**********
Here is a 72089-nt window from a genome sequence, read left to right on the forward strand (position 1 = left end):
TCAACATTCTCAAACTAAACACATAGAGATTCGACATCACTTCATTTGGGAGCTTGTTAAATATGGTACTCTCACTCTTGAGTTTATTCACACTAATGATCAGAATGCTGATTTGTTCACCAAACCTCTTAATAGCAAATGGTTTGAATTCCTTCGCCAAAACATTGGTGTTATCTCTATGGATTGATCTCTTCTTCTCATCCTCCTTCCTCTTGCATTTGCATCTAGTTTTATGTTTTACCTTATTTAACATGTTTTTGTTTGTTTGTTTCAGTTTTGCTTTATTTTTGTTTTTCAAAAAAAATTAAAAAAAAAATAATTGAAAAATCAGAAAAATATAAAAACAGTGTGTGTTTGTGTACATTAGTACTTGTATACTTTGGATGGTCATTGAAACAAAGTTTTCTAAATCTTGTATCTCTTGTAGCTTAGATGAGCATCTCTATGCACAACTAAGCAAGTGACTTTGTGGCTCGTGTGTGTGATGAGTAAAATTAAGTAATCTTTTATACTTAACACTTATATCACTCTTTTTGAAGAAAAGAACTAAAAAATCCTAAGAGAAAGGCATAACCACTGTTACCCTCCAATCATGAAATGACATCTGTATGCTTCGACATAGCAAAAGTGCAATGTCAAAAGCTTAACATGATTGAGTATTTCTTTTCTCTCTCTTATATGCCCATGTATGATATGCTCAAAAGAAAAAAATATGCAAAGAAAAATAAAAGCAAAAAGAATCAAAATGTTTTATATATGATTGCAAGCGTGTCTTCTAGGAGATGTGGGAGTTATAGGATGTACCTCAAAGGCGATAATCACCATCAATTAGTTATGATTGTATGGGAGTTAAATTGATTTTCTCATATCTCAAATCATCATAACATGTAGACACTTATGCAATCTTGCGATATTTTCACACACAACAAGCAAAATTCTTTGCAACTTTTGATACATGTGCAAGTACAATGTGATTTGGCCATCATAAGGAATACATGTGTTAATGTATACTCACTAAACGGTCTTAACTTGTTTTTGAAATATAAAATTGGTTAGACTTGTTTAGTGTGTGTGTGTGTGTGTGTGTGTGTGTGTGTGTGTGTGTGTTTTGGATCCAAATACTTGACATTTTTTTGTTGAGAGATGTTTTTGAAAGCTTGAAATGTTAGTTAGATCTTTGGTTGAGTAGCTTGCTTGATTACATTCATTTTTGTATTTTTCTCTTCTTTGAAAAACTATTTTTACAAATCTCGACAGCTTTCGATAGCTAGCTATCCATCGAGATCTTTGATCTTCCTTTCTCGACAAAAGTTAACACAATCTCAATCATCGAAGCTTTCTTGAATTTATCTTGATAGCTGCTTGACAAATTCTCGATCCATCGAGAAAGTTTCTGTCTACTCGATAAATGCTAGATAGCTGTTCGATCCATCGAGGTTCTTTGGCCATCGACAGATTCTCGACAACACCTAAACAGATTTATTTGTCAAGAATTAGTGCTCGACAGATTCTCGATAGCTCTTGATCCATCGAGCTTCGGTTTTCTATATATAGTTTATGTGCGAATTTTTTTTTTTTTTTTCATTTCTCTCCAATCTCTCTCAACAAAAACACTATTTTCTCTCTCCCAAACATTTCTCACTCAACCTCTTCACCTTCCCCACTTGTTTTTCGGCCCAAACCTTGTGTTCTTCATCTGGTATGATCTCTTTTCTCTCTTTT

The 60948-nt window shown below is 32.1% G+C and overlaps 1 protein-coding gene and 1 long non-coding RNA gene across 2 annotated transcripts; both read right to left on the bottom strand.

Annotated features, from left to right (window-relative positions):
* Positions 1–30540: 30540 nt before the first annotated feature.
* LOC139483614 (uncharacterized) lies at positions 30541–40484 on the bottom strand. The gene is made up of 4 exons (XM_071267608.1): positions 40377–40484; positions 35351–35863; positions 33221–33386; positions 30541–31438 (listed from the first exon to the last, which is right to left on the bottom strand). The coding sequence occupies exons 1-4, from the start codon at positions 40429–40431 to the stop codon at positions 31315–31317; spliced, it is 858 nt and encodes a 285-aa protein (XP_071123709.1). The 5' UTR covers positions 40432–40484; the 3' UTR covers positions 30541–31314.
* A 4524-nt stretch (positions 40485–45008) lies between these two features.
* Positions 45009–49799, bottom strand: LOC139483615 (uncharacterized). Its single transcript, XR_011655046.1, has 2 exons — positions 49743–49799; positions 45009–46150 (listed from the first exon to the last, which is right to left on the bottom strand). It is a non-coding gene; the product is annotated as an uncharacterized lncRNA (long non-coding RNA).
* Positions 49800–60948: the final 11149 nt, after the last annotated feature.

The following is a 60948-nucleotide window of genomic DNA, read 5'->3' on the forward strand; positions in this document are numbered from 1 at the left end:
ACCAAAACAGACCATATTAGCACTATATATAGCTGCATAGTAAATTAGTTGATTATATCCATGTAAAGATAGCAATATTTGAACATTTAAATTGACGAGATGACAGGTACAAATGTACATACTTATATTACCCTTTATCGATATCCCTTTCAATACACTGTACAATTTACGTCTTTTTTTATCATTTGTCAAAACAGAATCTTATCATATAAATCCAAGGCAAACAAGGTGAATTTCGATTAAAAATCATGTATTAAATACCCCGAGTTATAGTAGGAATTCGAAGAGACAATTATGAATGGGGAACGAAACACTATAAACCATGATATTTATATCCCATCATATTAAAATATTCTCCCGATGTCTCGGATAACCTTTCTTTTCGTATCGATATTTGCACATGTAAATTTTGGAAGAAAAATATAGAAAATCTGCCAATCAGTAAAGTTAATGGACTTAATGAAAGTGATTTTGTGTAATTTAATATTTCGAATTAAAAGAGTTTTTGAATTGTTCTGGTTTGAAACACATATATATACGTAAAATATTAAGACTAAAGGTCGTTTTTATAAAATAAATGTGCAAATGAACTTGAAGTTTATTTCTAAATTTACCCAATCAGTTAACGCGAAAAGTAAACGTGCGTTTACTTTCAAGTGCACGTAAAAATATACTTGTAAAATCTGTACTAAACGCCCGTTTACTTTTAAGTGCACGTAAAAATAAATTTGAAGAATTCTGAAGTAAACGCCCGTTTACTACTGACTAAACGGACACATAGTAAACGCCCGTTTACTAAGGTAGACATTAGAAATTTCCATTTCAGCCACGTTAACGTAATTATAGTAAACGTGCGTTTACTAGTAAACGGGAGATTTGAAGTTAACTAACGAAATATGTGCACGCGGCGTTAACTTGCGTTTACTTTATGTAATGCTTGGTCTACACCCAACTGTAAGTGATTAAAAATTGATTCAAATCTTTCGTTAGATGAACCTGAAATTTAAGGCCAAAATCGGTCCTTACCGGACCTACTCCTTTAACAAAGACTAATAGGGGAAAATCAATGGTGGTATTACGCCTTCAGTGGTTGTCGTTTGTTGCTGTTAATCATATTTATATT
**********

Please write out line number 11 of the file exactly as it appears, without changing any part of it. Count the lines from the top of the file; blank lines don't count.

ACCAAAACAGACCATATTAGCACTATATATAGCTGCATAGTAAATTAGTTGATTATATCCATGTAAAGATAGCAATATTTGAACATTTAAATTGACGAGATGACAGGTACAAATGTACATACTTATATTACCCTTTATCGATATCCCTTTCAATACACTGTACAATTTACGTCTTTTTTTATCATTTGTCAAAACAGAATCTTATCATATAAATCCAAGGCAAACAAGGTGAATTTCGATTAAAAATCATGTATTAAATACCCCGAGTTATAGTAGGAATTCGAAGAGACAATTATGAATGGGGAACGAAACACTATAAACCATGATATTTATATCCCATCATATTAAAATATTCTCCCGATGTCTCGGATAACCTTTCTTTTCGTATCGATATTTGCACATGTAAATTTTGGAAGAAAAATATAGAAAATCTGCCAATCAGTAAAGTTAATGGACTTAATGAAAGTGATTTTGTGTAATTTAATATTTCGAATTAAAAGAGTTTTTGAATTGTTCTGGTTTGAAACACATATATATACGTAAAATATTAAGACTAAAGGTCGTTTTTATAAAATAAATGTGCAAATGAACTTGAAGTTTATTTCTAAATTTACCCAATCAGTTAACGCGAAAAGTAAACGTGCGTTTACTTTCAAGTGCACGTAAAAATATACTTGTAAAATCTGTACTAAACGCCCGTTTACTTTTAAGTGCACGTAAAAATAAATTTGAAGAATTCTGAAGTAAACGCCCGTTTACTACTGACTAAACGGACACATAGTAAACGCCCGTTTACTAAGGTAGACATTAGAAATTTCCATTTCAGCCACGTTAACGTAATTATAGTAAACGTGCGTTTACTAGTAAACGGGAGATTTGAAGTTAACTAACGAAATATGTGCACGCGGCGTTAACTTGCGTTTACTTTATGTAATGCTTGGTCTACACCCAACTGTAAGTGATTAAAAATTGATTCAAATCTTTCGTTAGATGAACCTGAAATTTAAGGCCAAAATCGGTCCTTACCGGACCTACTCCTTTAACAAAGACTAATAGGGGAAAATCAATGGTGGTATTACGCCTTCAGTGGTTGTCGTTTGTTGCTGTTAATCATATTTATATT